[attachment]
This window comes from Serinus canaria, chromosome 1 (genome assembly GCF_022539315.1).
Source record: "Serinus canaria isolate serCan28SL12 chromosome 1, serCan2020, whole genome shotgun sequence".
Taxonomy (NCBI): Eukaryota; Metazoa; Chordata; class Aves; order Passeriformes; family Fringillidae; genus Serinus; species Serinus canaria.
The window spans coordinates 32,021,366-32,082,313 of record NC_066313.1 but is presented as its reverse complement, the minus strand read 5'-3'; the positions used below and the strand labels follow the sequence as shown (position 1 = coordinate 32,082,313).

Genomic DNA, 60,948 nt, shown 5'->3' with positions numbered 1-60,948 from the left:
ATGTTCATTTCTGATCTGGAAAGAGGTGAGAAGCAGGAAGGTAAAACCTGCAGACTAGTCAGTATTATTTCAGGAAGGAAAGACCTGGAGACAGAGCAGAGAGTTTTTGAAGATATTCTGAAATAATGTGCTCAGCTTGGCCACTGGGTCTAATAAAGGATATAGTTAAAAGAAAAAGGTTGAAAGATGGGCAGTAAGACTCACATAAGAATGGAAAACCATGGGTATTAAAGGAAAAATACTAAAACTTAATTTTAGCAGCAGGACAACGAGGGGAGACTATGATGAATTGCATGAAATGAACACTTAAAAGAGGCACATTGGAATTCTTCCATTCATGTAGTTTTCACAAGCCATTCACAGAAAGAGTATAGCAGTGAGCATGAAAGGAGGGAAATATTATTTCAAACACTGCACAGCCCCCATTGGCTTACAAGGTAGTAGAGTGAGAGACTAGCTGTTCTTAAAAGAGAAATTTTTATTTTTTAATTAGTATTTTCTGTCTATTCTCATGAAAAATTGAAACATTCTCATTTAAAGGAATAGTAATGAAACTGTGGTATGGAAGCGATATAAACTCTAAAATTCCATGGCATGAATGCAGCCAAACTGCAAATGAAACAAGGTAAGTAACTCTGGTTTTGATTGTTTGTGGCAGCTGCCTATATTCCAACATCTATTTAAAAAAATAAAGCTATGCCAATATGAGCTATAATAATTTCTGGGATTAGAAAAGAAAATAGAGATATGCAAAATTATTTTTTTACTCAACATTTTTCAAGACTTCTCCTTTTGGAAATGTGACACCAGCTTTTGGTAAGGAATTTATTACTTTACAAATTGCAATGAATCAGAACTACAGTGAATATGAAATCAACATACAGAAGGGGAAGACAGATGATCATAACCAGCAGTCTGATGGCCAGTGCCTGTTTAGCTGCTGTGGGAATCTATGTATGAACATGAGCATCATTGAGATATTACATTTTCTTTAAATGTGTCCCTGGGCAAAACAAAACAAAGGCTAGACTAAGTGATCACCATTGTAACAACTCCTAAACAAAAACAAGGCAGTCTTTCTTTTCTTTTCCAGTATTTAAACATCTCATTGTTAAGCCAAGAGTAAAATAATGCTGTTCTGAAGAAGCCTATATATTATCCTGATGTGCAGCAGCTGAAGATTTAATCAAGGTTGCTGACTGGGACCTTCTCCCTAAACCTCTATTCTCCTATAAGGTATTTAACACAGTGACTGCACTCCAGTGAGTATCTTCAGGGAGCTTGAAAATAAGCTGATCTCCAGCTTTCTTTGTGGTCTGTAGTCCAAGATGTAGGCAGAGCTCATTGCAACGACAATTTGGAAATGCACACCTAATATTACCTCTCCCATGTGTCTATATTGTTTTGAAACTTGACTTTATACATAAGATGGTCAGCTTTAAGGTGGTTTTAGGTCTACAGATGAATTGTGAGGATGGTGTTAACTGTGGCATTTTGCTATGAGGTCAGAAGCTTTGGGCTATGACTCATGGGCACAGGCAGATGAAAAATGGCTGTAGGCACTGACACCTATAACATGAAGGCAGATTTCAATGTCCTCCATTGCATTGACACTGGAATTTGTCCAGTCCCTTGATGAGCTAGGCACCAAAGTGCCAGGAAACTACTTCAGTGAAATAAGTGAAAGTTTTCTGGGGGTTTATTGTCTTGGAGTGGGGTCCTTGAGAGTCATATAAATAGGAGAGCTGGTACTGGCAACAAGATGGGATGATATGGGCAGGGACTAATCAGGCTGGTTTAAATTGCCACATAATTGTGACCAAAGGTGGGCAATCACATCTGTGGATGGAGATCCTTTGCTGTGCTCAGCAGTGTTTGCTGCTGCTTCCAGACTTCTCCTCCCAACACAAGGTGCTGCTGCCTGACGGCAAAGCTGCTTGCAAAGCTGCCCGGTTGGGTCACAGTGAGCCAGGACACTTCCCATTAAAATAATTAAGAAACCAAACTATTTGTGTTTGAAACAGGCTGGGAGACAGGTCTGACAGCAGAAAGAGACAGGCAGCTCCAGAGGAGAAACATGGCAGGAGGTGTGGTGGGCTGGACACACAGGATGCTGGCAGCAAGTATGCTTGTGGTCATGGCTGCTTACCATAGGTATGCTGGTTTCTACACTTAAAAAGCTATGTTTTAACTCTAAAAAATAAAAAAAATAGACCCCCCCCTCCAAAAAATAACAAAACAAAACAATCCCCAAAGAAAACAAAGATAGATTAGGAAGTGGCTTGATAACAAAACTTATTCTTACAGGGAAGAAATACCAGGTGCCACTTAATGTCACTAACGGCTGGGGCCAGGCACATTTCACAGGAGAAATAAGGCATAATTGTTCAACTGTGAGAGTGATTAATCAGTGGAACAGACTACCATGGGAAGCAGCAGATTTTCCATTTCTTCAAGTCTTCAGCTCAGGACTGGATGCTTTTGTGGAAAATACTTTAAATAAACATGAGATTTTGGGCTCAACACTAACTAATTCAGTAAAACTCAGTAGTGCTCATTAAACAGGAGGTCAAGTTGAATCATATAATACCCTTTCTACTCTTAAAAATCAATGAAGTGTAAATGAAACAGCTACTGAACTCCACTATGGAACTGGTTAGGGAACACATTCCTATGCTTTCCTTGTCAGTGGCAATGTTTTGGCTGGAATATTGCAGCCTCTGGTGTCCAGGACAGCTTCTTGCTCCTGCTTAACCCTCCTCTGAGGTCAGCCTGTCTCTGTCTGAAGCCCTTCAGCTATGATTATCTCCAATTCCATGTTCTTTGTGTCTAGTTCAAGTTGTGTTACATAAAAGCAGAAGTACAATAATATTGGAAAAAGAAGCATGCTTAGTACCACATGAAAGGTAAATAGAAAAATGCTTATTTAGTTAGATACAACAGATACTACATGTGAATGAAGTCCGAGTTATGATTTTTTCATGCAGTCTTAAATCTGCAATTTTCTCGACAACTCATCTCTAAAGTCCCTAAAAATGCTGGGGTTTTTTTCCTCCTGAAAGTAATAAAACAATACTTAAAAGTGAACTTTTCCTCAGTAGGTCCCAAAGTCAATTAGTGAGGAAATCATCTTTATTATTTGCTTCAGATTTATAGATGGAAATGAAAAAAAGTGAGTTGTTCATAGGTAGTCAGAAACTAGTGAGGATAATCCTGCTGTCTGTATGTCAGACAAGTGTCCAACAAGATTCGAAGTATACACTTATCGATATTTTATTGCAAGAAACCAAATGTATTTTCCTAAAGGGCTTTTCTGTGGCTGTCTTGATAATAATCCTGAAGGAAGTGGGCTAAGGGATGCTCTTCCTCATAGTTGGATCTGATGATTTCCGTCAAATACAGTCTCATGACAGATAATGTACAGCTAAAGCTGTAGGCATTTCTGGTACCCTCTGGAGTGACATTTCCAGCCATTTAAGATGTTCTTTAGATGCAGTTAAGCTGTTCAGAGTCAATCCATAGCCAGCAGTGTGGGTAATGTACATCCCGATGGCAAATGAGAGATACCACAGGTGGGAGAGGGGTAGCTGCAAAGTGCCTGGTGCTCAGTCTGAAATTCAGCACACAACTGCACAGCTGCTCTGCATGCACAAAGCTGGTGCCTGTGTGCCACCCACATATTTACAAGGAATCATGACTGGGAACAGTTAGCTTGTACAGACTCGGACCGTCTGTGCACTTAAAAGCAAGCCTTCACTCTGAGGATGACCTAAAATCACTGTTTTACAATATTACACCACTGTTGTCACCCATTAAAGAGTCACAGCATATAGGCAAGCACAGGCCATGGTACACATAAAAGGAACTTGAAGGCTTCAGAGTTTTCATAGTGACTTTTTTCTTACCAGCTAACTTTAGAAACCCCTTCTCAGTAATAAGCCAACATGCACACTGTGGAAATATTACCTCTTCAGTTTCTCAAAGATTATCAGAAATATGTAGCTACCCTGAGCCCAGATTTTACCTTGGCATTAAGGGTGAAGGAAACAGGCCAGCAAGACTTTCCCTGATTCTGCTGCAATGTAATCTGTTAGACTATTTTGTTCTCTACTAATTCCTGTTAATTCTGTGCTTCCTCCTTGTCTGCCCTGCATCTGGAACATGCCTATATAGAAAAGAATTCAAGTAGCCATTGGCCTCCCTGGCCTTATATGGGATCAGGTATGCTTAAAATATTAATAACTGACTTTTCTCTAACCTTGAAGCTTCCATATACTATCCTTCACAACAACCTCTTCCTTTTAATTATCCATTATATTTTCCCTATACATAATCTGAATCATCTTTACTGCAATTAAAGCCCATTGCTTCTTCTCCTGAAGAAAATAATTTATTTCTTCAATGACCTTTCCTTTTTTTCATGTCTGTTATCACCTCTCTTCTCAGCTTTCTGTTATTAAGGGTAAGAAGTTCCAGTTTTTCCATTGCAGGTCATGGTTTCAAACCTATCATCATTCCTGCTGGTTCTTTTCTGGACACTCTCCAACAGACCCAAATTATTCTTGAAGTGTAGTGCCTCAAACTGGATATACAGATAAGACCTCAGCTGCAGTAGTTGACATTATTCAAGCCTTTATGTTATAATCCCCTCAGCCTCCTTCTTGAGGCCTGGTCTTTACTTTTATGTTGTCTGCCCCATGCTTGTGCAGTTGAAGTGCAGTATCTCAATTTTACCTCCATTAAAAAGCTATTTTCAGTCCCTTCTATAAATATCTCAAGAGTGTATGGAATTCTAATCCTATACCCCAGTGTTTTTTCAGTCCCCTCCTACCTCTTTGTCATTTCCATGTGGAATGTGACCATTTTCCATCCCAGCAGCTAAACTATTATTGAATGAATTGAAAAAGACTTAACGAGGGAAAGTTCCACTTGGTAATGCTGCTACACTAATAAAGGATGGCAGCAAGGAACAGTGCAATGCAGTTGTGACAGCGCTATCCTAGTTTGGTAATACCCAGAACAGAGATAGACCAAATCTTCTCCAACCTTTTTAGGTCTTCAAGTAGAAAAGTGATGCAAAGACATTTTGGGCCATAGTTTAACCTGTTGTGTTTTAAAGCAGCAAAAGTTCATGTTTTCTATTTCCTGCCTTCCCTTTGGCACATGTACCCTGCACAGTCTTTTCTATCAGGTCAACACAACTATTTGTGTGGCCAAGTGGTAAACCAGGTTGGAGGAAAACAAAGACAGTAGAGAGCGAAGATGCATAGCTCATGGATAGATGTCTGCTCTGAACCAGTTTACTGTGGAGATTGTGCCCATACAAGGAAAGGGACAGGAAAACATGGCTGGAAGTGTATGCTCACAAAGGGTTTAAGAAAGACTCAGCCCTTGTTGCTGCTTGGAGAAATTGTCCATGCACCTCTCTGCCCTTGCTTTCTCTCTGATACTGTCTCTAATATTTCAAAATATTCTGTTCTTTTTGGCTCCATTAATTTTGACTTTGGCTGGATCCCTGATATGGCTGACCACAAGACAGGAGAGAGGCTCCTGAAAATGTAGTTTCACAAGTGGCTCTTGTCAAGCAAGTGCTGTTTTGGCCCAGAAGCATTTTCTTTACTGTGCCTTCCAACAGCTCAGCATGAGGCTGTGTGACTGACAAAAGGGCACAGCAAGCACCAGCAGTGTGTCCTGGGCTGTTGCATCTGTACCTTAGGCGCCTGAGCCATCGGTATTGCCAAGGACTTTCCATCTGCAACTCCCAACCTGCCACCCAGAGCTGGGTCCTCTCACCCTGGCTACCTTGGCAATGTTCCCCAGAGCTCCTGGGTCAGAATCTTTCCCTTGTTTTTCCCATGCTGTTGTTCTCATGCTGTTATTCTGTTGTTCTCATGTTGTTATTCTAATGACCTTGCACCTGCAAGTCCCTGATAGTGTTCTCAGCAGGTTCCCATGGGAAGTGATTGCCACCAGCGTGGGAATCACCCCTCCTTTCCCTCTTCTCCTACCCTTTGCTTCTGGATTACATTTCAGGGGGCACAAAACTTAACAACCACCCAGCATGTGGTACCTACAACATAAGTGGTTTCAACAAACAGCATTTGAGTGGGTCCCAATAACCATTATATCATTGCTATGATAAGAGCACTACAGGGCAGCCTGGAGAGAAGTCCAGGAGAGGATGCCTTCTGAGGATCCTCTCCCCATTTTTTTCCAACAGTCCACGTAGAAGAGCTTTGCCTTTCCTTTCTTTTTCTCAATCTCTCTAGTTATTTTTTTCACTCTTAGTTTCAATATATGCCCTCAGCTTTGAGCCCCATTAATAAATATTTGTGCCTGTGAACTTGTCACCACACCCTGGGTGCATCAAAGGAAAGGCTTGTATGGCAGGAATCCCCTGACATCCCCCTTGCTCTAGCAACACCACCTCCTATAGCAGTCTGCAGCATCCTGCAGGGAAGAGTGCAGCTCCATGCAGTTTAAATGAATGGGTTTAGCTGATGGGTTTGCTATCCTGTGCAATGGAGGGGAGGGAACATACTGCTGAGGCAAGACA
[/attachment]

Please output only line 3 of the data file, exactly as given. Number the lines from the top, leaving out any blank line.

Taxonomy (NCBI): Eukaryota; Metazoa; Chordata; class Aves; order Passeriformes; family Fringillidae; genus Serinus; species Serinus canaria.